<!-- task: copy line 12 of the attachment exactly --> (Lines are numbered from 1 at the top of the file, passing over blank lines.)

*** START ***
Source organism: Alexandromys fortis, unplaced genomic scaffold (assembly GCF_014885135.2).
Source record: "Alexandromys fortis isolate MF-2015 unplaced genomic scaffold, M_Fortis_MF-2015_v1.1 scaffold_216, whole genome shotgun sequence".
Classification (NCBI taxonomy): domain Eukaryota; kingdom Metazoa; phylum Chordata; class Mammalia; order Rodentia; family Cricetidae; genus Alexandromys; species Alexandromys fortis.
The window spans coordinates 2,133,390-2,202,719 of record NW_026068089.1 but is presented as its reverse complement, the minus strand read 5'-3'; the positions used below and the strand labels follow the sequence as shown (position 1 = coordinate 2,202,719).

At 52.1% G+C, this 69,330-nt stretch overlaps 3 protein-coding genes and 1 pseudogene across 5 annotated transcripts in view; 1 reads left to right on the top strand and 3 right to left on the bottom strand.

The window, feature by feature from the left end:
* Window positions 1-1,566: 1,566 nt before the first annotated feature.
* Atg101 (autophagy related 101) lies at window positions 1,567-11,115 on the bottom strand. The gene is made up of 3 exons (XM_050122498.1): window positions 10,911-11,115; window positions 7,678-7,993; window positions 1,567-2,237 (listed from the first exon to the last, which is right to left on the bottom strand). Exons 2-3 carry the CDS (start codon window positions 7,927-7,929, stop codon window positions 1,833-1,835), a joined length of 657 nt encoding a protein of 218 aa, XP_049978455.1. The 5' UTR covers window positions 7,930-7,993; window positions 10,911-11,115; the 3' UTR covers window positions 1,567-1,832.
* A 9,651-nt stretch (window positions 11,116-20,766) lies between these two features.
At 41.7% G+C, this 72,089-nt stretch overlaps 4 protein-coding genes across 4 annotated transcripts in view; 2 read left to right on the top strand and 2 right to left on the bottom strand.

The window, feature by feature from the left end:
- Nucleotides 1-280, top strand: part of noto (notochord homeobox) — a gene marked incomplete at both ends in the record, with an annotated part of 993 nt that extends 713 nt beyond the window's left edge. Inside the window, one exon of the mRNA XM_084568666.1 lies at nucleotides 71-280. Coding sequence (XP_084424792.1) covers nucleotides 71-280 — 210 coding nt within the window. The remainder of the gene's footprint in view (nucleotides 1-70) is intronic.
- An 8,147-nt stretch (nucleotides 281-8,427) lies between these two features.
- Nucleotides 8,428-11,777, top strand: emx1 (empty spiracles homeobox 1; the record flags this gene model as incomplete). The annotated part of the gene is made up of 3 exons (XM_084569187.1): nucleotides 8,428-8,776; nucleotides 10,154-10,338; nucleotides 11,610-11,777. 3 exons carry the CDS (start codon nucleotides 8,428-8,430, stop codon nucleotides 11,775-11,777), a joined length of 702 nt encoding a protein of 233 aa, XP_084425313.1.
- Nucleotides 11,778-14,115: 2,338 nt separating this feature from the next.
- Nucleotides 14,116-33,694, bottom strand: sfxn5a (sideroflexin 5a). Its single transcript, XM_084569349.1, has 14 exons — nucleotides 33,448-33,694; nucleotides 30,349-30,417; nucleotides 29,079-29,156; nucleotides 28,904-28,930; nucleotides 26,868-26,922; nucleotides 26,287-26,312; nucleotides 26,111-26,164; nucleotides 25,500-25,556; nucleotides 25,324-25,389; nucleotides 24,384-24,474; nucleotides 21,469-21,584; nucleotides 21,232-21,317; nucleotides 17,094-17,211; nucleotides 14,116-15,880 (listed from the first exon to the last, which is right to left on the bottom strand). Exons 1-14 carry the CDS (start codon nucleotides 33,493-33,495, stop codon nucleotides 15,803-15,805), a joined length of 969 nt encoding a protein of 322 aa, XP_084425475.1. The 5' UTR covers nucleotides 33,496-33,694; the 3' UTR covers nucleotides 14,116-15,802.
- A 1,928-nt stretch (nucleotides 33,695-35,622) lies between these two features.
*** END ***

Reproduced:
- Nucleotides 1-280, top strand: part of noto (notochord homeobox) — a gene marked incomplete at both ends in the record, with an annotated part of 993 nt that extends 713 nt beyond the window's left edge. Inside the window, one exon of the mRNA XM_084568666.1 lies at nucleotides 71-280. Coding sequence (XP_084424792.1) covers nucleotides 71-280 — 210 coding nt within the window. The remainder of the gene's footprint in view (nucleotides 1-70) is intronic.